background image
Guide 20
Slurry management technology
There has been a significant increase in interest among
farmers in overall slurry management and making maximum
use of the nutrients available. This has been fuelled by:
income pressures on farm, farmers wanting to get
the most from slurry on farm and reducing the use of
purchased fertiliser;
slurry equipment grants for tankers and applicators; and
farmers being educated about the value of applying
slurry correctly at the best times and using the best
There are three key steps involved in slurry management:
Slurry preparation
When slurry is in the storage tank, over time the solids
and liquids separate, leaving the liquids at the bottom
and dryer material at the top. It is paramount to mix these
properly prior to application to maximise the nutrient
value of the slurry and increase accuracy of spreading
over the application width. Abbey Machinery's Tornado
3000, 4000 and 5000 high-pressure agitation pumps
and Contractor Rapid Pump carry out this mixing rapidly
and e ciently. When agitating slurry, it is important to add
water back in to improve mixing. This also aids ammonia
uptake when spread, although, the added water does
dilute the P and K content. When agitating slurry, it is
paramount to take every precaution to avoid the potential
dangerous gases involved when mixing slurry.
Slurry application technologies
Splash plate is still the most prevalent application medium.
It is becoming increasingly more popular to spread slurry
through applicators (Abbey Machinery Tri-App, Trailing
Shoe or Shallow Injector). Some of the key benefits of
using applicators are that they: deliver the nutrients
directly to the root zone; reduce ammonia emissions by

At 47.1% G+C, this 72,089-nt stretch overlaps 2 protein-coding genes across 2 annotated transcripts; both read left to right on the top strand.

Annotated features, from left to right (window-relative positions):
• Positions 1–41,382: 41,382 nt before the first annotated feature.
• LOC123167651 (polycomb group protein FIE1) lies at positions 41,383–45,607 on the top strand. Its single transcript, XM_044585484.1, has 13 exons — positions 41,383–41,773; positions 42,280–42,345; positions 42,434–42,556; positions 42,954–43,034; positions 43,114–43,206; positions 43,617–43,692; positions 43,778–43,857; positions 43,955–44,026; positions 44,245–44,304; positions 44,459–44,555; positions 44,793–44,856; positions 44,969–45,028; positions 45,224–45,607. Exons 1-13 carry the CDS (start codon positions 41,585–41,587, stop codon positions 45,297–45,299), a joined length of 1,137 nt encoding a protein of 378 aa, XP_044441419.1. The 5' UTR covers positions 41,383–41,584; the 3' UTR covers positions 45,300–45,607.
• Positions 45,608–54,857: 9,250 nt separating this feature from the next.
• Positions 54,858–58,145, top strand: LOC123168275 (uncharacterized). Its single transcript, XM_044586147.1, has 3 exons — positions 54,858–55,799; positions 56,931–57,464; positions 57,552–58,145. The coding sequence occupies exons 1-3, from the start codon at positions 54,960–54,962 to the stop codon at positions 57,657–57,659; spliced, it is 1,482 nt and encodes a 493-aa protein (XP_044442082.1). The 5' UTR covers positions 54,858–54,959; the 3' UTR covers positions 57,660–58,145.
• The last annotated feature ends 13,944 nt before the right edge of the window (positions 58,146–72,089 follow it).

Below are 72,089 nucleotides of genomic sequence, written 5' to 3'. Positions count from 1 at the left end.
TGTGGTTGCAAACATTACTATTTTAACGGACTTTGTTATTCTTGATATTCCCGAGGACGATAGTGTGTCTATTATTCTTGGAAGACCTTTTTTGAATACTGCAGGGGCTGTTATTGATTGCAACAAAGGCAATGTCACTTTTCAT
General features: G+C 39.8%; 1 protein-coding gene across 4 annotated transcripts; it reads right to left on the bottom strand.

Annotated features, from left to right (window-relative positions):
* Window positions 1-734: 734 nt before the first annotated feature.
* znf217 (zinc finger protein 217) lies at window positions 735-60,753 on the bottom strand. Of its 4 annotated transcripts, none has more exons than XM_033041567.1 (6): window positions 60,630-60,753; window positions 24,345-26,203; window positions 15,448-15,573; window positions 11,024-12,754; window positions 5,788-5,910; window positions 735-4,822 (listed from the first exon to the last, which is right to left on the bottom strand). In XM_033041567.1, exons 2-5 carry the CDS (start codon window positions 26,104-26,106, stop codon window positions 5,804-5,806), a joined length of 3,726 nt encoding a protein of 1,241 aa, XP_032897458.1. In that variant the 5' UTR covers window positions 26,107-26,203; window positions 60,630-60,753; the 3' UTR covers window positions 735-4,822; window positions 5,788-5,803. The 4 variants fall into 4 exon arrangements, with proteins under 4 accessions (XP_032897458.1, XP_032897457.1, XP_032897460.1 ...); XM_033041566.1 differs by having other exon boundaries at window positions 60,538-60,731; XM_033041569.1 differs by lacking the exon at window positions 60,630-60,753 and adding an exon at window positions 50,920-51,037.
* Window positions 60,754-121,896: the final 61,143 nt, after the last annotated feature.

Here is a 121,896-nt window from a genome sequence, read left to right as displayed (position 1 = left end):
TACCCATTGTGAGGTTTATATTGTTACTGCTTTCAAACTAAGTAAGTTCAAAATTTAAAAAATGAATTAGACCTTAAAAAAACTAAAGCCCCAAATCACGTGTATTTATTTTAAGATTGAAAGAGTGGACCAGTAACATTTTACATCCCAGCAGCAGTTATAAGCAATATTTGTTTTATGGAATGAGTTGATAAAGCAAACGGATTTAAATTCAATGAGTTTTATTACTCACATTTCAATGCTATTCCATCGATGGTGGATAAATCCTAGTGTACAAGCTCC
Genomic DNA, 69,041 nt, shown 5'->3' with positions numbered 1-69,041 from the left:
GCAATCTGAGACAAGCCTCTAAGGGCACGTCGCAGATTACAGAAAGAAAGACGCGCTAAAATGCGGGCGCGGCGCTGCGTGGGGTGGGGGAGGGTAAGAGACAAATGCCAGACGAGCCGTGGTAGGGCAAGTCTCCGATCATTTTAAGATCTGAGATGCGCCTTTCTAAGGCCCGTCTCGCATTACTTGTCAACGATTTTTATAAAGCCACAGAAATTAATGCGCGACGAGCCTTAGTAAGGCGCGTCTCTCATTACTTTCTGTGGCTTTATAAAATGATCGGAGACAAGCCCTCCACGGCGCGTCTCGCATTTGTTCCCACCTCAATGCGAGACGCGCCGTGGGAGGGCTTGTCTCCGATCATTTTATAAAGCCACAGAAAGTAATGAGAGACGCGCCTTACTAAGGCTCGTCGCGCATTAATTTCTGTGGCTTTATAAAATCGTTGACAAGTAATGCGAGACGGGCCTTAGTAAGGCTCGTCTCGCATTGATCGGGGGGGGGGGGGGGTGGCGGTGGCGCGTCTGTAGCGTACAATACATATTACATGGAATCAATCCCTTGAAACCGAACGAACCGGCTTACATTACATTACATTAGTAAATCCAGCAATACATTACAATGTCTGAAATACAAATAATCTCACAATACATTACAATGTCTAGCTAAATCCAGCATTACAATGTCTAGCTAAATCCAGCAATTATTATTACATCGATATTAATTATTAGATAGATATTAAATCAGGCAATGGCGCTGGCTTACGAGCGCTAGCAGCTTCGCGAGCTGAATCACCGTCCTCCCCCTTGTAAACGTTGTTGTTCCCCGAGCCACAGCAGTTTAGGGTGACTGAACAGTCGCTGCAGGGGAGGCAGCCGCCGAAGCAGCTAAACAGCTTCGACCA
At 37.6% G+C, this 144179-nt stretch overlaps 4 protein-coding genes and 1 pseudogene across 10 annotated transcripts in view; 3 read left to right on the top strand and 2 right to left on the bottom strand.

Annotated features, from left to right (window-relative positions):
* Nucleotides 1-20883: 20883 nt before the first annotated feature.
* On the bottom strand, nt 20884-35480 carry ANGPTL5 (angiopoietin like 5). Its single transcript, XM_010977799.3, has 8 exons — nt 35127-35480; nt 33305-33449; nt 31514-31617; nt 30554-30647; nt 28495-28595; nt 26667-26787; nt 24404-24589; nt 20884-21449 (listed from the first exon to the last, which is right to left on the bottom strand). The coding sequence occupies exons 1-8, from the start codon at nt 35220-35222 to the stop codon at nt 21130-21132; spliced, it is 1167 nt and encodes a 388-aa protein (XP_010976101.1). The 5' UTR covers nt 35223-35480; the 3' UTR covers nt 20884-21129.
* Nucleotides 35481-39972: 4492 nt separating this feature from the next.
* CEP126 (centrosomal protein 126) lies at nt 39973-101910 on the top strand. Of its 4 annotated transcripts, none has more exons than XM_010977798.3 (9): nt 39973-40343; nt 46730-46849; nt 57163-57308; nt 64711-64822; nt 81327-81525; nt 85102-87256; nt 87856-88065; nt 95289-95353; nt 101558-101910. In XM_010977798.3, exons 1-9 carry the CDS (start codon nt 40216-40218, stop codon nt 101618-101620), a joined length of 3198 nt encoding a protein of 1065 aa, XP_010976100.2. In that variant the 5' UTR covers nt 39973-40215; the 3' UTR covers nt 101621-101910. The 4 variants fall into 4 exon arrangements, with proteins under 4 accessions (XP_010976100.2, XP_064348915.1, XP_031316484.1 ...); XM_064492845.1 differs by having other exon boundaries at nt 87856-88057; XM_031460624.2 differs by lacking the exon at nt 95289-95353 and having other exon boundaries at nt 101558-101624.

up to 90 per cent; preserve the soil structure; reduce
odour emissions; and reduce soiling of grass which
reduces rotation length when grazing. The main criteria
for determining the optimum applicator required include:
soil type clay, loam or stony; crops grass or cereal;
landscape level or hilly; slurry tanker standard, recess
or tandem; tractor horsepower (HP) available; legislation
in relation to application methods, timings of applications,
road safety transportation etc.
Minimising soil compaction
Compaction to the top soil and upper subsoil typically
takes one to five years to repair depending on the severity
of compaction. Lower subsoil compaction can take from
five to 10 years to recover. For these reasons, farmers are
getting more conscious of soil compaction and are looking
for ways to minimise it. Wheel choice has a major bearing
on potential compaction of both top- and sub-soil. In
general, low ground pressure tyres can be used to reduce
the potential for compaction. Wheels with larger radii
(longer rolling circumferences) and greater width all have
the potential to reduce the impact of the machines on the
soil. Bigger slurry tankers and higher horse power tractors
require the correct wheel specification to minimise their
impact on the ground.
Abbey Machinery technology caters for the `total cow'
from one end to the other. It works closely with customers
listening to their needs to develop machines with the required
specifications to suit their particular soils, tractor HP, field-
aspect and working conditions. With more than 35 high-
specification slurry tanker models in the Abbey Machinery
range from 900 gallons to 6,000 gallons both farmers and
contractors have lots of choice.
High fertiliser prices are increasing the value of slurry.
Typically 1,000 gallons are worth 25 (85 per cent of this
is from P & K values).
It is best to carry out soil tests to identify fields low in P &
Costs savings can be made by using slurry to replace or
complement fertiliser on farm.
Savings are maximised when slurry is applied in
accordance with the crop needs, and applied through an
Applicator that maximises the plant availability of N. It is
best applied under cool, moist, overcast conditions.
Michael O'Grady and Tony Galvin, farm manager,
Almarai Farm in Saudi Arabia.